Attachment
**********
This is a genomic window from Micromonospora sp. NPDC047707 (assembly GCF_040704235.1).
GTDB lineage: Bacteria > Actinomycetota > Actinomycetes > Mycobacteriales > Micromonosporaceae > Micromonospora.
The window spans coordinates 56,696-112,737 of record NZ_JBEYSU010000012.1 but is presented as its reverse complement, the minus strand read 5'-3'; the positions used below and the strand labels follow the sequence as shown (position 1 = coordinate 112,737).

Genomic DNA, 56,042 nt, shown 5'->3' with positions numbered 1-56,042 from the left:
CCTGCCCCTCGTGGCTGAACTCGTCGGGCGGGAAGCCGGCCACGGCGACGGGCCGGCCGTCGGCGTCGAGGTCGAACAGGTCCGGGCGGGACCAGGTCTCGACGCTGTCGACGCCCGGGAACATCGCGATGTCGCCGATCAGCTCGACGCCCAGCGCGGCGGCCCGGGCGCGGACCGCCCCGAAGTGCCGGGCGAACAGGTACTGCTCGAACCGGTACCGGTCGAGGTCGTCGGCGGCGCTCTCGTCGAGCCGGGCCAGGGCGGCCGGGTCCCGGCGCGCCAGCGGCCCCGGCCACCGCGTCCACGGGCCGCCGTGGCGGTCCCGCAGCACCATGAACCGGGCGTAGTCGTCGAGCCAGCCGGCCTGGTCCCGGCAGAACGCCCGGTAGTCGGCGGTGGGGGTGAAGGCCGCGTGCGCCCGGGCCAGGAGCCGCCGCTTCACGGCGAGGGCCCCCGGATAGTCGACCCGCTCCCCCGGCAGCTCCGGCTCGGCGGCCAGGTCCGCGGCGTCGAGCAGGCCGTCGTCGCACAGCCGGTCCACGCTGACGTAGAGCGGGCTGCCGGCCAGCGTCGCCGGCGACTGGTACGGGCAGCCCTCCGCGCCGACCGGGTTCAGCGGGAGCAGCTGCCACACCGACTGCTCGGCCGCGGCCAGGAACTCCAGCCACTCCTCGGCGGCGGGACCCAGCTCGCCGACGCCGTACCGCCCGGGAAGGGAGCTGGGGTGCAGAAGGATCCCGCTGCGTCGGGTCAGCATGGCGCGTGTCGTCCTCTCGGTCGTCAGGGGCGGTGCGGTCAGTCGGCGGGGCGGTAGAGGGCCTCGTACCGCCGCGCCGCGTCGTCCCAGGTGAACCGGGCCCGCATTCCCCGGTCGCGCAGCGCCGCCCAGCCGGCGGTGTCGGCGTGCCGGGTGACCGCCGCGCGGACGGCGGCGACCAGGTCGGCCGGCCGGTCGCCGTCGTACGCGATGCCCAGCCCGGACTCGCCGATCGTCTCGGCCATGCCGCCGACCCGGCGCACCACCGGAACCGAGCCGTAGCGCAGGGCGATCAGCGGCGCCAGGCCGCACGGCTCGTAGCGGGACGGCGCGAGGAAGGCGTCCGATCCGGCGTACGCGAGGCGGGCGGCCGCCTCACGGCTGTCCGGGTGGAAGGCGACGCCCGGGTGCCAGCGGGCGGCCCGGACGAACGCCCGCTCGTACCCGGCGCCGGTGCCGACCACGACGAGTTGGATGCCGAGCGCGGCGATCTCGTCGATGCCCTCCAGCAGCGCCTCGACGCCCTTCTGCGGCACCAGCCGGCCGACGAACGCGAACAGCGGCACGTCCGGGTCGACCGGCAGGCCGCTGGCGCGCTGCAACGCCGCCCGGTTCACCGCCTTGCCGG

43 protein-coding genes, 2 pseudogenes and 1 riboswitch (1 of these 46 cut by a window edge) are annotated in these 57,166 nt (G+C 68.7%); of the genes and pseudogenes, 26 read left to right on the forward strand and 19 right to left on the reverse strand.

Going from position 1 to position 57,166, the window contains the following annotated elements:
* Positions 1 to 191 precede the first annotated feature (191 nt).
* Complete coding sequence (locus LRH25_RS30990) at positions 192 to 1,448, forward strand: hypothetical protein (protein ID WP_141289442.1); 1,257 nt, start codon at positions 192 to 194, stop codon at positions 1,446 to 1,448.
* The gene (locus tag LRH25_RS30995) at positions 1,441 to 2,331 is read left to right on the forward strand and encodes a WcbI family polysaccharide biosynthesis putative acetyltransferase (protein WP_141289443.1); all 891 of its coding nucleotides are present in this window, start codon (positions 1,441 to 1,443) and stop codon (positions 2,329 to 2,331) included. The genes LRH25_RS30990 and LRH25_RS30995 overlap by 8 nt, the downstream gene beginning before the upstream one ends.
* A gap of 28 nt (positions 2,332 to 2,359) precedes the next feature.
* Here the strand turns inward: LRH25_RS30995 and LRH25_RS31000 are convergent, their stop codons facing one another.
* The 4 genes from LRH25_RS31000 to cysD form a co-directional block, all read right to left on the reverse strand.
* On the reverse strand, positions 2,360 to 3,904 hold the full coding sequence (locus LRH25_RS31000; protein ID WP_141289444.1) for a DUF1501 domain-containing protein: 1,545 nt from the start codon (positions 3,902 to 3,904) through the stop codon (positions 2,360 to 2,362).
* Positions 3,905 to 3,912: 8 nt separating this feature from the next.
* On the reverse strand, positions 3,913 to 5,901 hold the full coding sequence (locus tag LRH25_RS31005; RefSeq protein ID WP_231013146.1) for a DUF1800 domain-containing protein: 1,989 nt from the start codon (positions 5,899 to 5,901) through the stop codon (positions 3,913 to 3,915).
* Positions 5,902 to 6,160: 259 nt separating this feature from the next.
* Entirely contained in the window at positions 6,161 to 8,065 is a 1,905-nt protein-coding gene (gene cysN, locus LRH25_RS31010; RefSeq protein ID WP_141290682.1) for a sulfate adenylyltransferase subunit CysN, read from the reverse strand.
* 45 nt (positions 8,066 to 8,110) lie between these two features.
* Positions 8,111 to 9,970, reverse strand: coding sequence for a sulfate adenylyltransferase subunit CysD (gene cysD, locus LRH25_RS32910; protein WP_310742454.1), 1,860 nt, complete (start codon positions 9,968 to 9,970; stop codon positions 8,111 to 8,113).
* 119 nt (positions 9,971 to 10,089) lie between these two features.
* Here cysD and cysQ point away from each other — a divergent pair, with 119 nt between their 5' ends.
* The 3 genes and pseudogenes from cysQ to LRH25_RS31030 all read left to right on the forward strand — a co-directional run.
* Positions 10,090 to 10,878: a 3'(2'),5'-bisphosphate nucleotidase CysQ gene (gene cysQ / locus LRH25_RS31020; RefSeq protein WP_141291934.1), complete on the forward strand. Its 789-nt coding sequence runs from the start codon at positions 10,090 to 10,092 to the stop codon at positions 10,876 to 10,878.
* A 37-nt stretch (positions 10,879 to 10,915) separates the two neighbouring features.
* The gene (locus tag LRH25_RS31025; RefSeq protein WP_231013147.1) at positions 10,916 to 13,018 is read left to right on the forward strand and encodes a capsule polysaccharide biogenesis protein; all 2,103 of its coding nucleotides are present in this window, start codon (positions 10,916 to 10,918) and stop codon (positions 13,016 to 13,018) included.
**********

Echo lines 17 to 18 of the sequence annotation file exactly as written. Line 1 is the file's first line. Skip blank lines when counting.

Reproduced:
* Positions 5,902 to 6,160: 259 nt separating this feature from the next.
* Entirely contained in the window at positions 6,161 to 8,065 is a 1,905-nt protein-coding gene (gene cysN, locus LRH25_RS31010; RefSeq protein ID WP_141290682.1) for a sulfate adenylyltransferase subunit CysN, read from the reverse strand.